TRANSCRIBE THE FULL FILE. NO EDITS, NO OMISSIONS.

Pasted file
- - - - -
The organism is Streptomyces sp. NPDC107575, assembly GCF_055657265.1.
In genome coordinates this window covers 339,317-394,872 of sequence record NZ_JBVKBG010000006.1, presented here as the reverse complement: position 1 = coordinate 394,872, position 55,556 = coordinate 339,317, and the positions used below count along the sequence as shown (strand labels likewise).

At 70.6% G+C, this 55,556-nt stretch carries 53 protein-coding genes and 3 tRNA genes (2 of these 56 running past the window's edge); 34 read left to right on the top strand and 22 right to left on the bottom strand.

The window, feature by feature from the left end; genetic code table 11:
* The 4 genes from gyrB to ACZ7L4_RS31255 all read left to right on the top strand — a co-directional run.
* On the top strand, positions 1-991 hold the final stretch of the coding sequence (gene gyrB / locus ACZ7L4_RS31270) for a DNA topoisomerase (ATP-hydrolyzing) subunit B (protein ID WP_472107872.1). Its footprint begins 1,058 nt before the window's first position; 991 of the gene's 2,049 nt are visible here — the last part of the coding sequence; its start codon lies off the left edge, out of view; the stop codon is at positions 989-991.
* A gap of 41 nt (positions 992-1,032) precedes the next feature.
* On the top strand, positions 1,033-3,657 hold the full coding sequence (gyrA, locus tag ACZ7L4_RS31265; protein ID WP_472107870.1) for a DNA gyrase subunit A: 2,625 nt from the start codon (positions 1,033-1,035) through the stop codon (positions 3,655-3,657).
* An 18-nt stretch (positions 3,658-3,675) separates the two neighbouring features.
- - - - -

The organism is Streptomyces sp. NPDC107575, assembly GCF_055657265.1.
In genome coordinates this window covers 339,317-394,872 of sequence record NZ_JBVKBG010000006.1, presented here as the reverse complement: position 1 = coordinate 394,872, position 55,556 = coordinate 339,317, and the positions used below count along the sequence as shown (strand labels likewise).

At 70.6% G+C, this 55,556-nt stretch carries 53 protein-coding genes and 3 tRNA genes (2 of these 56 running past the window's edge); 34 read left to right on the top strand and 22 right to left on the bottom strand.

The window, feature by feature from the left end; genetic code table 11:
* The 4 genes from gyrB to ACZ7L4_RS31255 all read left to right on the top strand — a co-directional run.
* On the top strand, positions 1-991 hold the final stretch of the coding sequence (gene gyrB / locus ACZ7L4_RS31270) for a DNA topoisomerase (ATP-hydrolyzing) subunit B (protein ID WP_472107872.1). Its footprint begins 1,058 nt before the window's first position; 991 of the gene's 2,049 nt are visible here — the last part of the coding sequence; its start codon lies off the left edge, out of view; the stop codon is at positions 989-991.
* A gap of 41 nt (positions 992-1,032) precedes the next feature.
* On the top strand, positions 1,033-3,657 hold the full coding sequence (gyrA, locus tag ACZ7L4_RS31265; protein ID WP_472107870.1) for a DNA gyrase subunit A: 2,625 nt from the start codon (positions 1,033-1,035) through the stop codon (positions 3,655-3,657).
* An 18-nt stretch (positions 3,658-3,675) separates the two neighbouring features.